The Fangirl’s Guide to the Galaxy: A Handbook for Girl Geeks, by Sam Maggs

The Fangirl's Guide to the Galaxy: A Handbook for Girl GeeksTitle: The Fangirl’s Guide to the Galaxy: A Handbook for Girl Geeks
Sam Maggs
 Quirk Books
Publication date: May 12th 2015
Pages: 208
ISBN: 159474789X
Source: NetGalley
Rating: 4/5
Buy at: BookDepository

Fanfic, cosplay, cons, books, memes, podcasts, vlogs, OTPs and RPGs and MMOs and more—it’s never been a better time to be a girl geek. The Fangirl’s Guide to the Galaxy is the ultimate handbook for ladies living the nerdy life, a fun and feminist take on the often male-dominated world of geekdom. With delightful illustrations and an unabashed love for all the in(ternet)s and outs of geek culture, this book is packed with tips, playthroughs, and cheat codes for everything from starting an online fan community to planning a convention visit to supporting fellow female geeks in the wild.

Where was this book when my fangirl life began? Or even before? Because wow, this would definitely have cleared up quite a few terms I didn’t know back in the day, and it surely would have made my teenage life easier.

Although it is hard to imagine that this book would be extremely helpful for hardcore fangirls – it’s more of a beginner’s guide to fangirling than anything else – it is certainly handy to elucidate many a parent on what their child is doing. The mini interviews with many prominent women in the “geeky business” would probably be extra helpful there.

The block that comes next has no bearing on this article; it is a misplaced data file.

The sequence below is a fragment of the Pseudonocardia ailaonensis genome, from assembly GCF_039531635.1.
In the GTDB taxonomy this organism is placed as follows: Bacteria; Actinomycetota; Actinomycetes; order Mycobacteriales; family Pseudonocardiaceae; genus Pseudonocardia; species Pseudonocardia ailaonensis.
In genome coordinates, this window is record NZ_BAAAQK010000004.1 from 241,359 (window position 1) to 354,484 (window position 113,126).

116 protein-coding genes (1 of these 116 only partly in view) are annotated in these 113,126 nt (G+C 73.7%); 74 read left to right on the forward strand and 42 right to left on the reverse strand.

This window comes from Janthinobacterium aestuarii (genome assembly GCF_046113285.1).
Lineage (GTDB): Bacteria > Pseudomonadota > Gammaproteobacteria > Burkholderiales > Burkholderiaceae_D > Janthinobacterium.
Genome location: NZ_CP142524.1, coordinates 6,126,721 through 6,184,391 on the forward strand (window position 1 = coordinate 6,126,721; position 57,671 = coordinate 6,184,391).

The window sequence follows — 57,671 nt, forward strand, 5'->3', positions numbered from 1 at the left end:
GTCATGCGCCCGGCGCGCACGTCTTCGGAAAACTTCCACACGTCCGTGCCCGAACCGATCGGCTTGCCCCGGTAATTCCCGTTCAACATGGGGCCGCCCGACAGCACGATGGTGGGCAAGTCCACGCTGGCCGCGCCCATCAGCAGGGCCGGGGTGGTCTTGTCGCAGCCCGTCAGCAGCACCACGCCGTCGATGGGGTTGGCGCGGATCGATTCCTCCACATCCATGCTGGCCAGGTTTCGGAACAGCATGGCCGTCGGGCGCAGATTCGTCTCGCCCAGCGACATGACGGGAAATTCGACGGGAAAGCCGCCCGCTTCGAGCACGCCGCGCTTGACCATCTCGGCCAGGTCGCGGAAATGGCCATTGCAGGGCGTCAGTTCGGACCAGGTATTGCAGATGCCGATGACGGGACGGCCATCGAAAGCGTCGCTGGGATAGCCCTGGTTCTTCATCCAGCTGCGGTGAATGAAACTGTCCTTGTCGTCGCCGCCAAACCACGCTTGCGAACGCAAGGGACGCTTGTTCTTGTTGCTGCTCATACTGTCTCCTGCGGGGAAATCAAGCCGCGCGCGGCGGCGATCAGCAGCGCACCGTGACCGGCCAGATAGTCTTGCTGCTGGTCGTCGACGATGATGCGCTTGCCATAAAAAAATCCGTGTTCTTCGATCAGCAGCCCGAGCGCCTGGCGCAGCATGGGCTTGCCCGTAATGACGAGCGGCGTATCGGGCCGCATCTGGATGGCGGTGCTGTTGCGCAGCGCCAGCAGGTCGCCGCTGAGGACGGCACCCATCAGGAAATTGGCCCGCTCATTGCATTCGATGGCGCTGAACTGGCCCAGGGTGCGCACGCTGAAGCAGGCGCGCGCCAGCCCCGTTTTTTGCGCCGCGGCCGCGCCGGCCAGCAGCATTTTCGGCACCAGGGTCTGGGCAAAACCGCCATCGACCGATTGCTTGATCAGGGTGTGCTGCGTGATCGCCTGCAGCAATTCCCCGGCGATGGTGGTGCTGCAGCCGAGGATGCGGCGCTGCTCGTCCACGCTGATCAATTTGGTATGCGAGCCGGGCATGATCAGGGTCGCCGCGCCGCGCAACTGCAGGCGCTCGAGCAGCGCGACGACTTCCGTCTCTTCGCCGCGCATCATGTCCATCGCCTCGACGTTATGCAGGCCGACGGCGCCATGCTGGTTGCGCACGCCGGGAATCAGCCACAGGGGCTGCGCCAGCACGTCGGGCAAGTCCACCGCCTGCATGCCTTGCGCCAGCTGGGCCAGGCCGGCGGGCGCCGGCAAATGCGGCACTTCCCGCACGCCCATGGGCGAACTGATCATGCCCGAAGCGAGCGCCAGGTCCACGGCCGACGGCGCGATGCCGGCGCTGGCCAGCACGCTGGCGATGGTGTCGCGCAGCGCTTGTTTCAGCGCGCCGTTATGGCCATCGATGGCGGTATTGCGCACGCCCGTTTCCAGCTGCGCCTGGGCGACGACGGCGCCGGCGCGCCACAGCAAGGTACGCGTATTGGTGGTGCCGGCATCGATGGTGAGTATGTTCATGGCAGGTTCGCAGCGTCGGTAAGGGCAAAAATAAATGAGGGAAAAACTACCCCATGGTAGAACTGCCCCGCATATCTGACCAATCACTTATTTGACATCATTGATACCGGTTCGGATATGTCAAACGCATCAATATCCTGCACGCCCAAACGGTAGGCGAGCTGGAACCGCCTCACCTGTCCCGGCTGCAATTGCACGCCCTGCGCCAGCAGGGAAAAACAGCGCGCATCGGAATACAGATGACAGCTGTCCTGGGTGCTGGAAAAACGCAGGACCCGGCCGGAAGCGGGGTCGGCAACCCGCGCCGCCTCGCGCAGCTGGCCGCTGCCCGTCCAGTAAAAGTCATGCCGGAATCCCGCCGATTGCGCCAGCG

Nonetheless, even if there is very little information here that cannot be found online, I did thoroughly enjoy The Fangirl’s Guide to the Galaxy. Not just because I was introduced to geeky online shops that I did not know of (one more reason why I am now weeping for financial independence), but because this book celebrates geekiness to a maximum. It does not belittle being a fan, nor does it promote rudeness to non-geeks. Quite on the contrary. It celebrates difference in every form and shape. What’s more, there is a feminist facet to the book, conveyed both through the mini interviews mentioned above, and through a whole chapter reminding girls (and women) that we compose half the geek population and do not need to prove to anyone whether we did read the Captain America comics or not. One can never have too much reminding of it.

The only issue I have with this book isn’t a proper issue. There’s a chapter all about conventions, but… they’re all in the US. As the book was published there, it is no surprise. Nonetheless, I still wish there was some sort of worldwide “find your local convention” segment, or just some worldwide fangirling-ness. Without it, I don’t quite see how the book will be sold/sell well in other countries.

The Fangirl’s Guide to the Galaxy doesn’t offer a lot of new stuff, but its unabashed excitement of geekiness, of fangirling makes it worth a read. I, at least, grinned throughout most of the book. You don’t need to be caught up on all the fandoms, nor to know all about fangirl speak to like it. Maggs wrote the book in such a way that everyone can enjoy it, whether you are attempting to understand your friend’s geeky mind, a full-on fangirl, or a fan of old or obscure shows. There are references and general geekiness for everyone. Really, what more can you ask for?


The book in a quote

“Dream Your World. Be Your World. Flaunt Your World.”


8 thoughts on “The Fangirl’s Guide to the Galaxy: A Handbook for Girl Geeks, by Sam Maggs

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